Today’s Gospel picks up with the disciples’ returning from a successful mission of preaching, casting out demons, and healing the sick. Jesus invites them to take a little rest and to go to a deserted place to pray. However, just as Jesus and the disciples begin this “rest,” the crowds are pressing upon them, hungering and thirsting for more. Why does Jesus offer a time of intimacy to His own, but immediately after does nothing to rescue them and take them away from the onrush of the crowd? How do we reconcile these two things?
If we listen, these are questions that closely affect our lives, our needs, our desires. They bring us back to a desire of the Lord, to a need to remain with Him, who is always dedicated in some way to open Himself to others. A true encounter with the Lord that does not make room for the need of a brother does not exist.
Therefore, Jesus welcomes His own back from their mission; and He welcomes them by inviting them to an intimate experience. To tell of this intimacy, Mark uses two expressions. The first is “aside” (Mk 6:31). There are several places in the Gospel where Jesus calls His disciples “aside”: to explain the parables to them (4:34); to show forth his glory at the Transfiguration on Mount Tabor (Mk 9:2); and to answer some of His disciples challenging questions (Mk 9:28; 13:3). In calling His disciples “aside,” Jesus also nurtures His friendship with them and creates a space of mutual listening and sharing, as often happens among friends.
The second expression is “desolate place” (Mk 6:31): the place apart where Jesus guides them is a place of retreat, a solitary place. The desolate place is not a place for relaxation; rather, it is the place of struggle, of thirst and hunger, of temptation and journey. It is the place that God chooses so that His people may grasp the demanding art of trusting and sharing. What is surprising is that this desolate and place apart is not an isolated space to the point of being inaccessible. On the contrary, in the Gospel, it is a place where it is even easier for the people to reach and find them.
Jesus and the disciples are simply called to welcome them, to feel the hunger of the people, to bear the burden of their search for life. They are called to find rest not so much in a quiet solitude, as much as in a welcome of the other. The deserted place is not a vacation spot but a place to open oneself to a thirst and hunger deeper than one’s own. It is this experience that gives meaning, vigor, and strength to life. In this experience, we begin to develop compassion, just as Jesus did when He took pity on the crowds.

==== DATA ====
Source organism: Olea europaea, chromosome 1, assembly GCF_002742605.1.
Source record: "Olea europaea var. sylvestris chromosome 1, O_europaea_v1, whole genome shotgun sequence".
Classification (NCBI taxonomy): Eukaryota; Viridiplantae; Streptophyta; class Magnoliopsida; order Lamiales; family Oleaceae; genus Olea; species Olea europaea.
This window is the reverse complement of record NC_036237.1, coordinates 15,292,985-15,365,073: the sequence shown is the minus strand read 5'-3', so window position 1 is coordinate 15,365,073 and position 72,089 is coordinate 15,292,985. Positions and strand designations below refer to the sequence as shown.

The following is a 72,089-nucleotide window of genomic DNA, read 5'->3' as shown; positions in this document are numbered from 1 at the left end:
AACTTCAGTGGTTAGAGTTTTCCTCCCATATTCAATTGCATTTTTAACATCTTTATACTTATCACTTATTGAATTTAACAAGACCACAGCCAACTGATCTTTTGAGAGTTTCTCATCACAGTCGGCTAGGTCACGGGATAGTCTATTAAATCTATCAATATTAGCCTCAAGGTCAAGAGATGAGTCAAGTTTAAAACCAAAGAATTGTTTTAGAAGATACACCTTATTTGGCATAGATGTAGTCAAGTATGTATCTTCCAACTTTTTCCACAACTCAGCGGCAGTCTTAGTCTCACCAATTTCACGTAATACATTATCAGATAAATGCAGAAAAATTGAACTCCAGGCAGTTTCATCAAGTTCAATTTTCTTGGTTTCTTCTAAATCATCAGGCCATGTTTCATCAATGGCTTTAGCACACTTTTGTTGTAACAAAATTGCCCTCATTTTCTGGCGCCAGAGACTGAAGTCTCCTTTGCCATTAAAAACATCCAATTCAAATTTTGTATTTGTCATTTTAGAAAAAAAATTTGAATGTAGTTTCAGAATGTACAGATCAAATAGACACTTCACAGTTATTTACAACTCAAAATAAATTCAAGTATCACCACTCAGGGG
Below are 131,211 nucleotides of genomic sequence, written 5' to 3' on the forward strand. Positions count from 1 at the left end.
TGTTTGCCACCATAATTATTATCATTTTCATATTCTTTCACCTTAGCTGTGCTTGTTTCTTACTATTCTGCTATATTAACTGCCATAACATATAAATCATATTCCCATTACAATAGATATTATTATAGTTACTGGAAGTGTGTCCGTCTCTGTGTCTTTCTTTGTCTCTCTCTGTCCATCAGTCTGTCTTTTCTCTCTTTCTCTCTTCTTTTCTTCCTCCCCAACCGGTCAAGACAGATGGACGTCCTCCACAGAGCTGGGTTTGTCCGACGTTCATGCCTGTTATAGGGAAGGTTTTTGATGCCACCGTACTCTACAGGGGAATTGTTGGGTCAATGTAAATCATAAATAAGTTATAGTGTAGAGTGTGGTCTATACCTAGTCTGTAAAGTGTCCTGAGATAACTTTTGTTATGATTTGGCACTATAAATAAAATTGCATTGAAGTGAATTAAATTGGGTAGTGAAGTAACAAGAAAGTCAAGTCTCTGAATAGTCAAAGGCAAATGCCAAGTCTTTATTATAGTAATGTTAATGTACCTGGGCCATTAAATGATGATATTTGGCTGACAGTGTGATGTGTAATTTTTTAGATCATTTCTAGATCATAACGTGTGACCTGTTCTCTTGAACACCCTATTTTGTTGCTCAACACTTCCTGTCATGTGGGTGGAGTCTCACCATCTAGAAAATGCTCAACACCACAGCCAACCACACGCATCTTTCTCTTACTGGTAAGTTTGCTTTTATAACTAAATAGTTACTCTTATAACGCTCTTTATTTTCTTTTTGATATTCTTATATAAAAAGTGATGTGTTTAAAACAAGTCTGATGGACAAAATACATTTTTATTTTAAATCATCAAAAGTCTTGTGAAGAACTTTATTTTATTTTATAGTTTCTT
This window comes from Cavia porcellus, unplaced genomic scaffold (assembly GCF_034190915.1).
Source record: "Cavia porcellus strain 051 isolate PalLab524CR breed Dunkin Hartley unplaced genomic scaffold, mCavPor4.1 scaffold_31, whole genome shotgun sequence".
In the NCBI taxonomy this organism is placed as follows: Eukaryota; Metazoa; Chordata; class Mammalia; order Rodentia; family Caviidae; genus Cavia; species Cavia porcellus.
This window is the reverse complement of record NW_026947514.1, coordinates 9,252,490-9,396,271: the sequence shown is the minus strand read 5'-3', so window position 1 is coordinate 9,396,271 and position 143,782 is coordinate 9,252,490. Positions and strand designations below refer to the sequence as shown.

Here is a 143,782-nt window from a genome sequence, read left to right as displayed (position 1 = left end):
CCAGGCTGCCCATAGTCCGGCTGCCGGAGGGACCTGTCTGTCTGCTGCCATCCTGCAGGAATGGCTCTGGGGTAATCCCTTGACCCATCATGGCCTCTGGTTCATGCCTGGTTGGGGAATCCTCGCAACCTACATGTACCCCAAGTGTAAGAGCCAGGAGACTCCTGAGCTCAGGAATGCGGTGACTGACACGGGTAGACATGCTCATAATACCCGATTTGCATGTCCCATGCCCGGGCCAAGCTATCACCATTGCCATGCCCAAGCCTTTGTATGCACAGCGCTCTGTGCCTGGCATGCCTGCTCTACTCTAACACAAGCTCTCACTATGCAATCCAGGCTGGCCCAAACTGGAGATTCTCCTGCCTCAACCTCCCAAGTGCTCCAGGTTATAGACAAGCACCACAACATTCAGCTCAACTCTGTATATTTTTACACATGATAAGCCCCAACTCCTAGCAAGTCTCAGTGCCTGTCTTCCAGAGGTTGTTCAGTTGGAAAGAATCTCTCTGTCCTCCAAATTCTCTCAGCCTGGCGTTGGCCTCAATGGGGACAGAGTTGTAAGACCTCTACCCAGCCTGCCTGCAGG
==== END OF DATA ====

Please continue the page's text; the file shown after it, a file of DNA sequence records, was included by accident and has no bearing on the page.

Jesus does not desire to escape the people; rather He wants to be with them. He wants His disciples to learn that unless they make time for people, they will never truly find rest. Every escape from reality, from others, is not only not a source of rest, but, on the contrary, it is the source of tiredness, nervousness, frustration. Who knows how much of our fatigue is due to a non-Gospel search for rest, to an incorrect search for relationship with the Lord?
The struggle that the disciples (and we are disciples) are called to make in the deserted place is to find balance. We need to balance our need for intimacy with the Lord with the genuine needs of others. One thing is certain the Lord is not our “private possession” to be jealously guarded and never shared; rather, by sharing in Jesus’ life in prayer and friendship, we learn how to be like Him in being passionate about the men and women of our day. We learn how to be compassionate.
Jesus had sent His disciples out on a mission, and they had returned. That does not mean that the mission is over or that we take a break; rather, the mission is ongoing, because the men and women of today are hungering and thirsting for peace, justice, love, mercy, beauty, and truth. Only Jesus Christ can satisfy the true hunger of the soul.
Because Saint Mark’s Gospel is so short, beginning next week, for the next five weeks, we will hear from the Sixth Chapter of Saint John, the so-called “Bread of Life” discourses. This will afford us the opportunity to delve more deeply into the mystery of the Holy Eucharist.